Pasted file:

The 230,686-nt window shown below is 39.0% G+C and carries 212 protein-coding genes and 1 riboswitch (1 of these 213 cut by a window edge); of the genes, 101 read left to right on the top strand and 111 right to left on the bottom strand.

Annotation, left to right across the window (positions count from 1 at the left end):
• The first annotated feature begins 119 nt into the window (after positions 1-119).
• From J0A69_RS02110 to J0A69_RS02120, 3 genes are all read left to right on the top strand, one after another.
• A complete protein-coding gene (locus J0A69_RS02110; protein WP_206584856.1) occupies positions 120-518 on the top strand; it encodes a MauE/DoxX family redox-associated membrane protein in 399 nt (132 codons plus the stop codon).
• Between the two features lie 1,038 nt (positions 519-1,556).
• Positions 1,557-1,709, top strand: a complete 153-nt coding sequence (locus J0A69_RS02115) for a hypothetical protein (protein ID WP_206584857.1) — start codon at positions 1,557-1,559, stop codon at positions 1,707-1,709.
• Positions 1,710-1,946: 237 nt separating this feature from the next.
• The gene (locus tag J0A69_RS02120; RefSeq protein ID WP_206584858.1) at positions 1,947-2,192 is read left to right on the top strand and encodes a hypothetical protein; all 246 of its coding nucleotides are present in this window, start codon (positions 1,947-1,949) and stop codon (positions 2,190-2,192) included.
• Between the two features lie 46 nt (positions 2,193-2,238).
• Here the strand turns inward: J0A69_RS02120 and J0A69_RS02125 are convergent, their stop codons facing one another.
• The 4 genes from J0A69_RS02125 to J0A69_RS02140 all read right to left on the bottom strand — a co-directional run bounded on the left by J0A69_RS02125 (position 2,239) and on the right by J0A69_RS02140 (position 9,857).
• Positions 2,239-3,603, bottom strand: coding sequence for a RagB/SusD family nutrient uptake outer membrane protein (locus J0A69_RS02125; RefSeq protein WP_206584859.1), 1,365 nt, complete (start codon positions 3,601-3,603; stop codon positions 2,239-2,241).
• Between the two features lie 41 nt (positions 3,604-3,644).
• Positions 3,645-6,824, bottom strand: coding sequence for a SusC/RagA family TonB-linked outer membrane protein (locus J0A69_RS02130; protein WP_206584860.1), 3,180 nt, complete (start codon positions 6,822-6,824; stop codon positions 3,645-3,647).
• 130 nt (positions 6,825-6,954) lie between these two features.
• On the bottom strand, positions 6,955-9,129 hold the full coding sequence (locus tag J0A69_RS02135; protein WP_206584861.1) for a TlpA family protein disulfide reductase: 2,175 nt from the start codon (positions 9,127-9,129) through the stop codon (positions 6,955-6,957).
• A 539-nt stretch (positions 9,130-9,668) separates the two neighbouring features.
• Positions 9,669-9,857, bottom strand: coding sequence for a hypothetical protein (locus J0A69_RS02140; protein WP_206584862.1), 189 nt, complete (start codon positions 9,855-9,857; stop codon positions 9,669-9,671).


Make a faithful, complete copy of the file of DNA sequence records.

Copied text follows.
The 230,686-nt window shown below is 39.0% G+C and carries 212 protein-coding genes and 1 riboswitch (1 of these 213 cut by a window edge); of the genes, 101 read left to right on the top strand and 111 right to left on the bottom strand.

Annotation, left to right across the window (positions count from 1 at the left end):
• The first annotated feature begins 119 nt into the window (after positions 1-119).
• From J0A69_RS02110 to J0A69_RS02120, 3 genes are all read left to right on the top strand, one after another.
• A complete protein-coding gene (locus J0A69_RS02110; protein WP_206584856.1) occupies positions 120-518 on the top strand; it encodes a MauE/DoxX family redox-associated membrane protein in 399 nt (132 codons plus the stop codon).
• Between the two features lie 1,038 nt (positions 519-1,556).
• Positions 1,557-1,709, top strand: a complete 153-nt coding sequence (locus J0A69_RS02115) for a hypothetical protein (protein ID WP_206584857.1) — start codon at positions 1,557-1,559, stop codon at positions 1,707-1,709.
• Positions 1,710-1,946: 237 nt separating this feature from the next.
• The gene (locus tag J0A69_RS02120; RefSeq protein ID WP_206584858.1) at positions 1,947-2,192 is read left to right on the top strand and encodes a hypothetical protein; all 246 of its coding nucleotides are present in this window, start codon (positions 1,947-1,949) and stop codon (positions 2,190-2,192) included.
• Between the two features lie 46 nt (positions 2,193-2,238).
• Here the strand turns inward: J0A69_RS02120 and J0A69_RS02125 are convergent, their stop codons facing one another.
• The 4 genes from J0A69_RS02125 to J0A69_RS02140 all read right to left on the bottom strand — a co-directional run bounded on the left by J0A69_RS02125 (position 2,239) and on the right by J0A69_RS02140 (position 9,857).
• Positions 2,239-3,603, bottom strand: coding sequence for a RagB/SusD family nutrient uptake outer membrane protein (locus J0A69_RS02125; RefSeq protein WP_206584859.1), 1,365 nt, complete (start codon positions 3,601-3,603; stop codon positions 2,239-2,241).
• Between the two features lie 41 nt (positions 3,604-3,644).
• Positions 3,645-6,824, bottom strand: coding sequence for a SusC/RagA family TonB-linked outer membrane protein (locus J0A69_RS02130; protein WP_206584860.1), 3,180 nt, complete (start codon positions 6,822-6,824; stop codon positions 3,645-3,647).
• 130 nt (positions 6,825-6,954) lie between these two features.
• On the bottom strand, positions 6,955-9,129 hold the full coding sequence (locus tag J0A69_RS02135; protein WP_206584861.1) for a TlpA family protein disulfide reductase: 2,175 nt from the start codon (positions 9,127-9,129) through the stop codon (positions 6,955-6,957).
• A 539-nt stretch (positions 9,130-9,668) separates the two neighbouring features.
• Positions 9,669-9,857, bottom strand: coding sequence for a hypothetical protein (locus J0A69_RS02140; protein WP_206584862.1), 189 nt, complete (start codon positions 9,855-9,857; stop codon positions 9,669-9,671).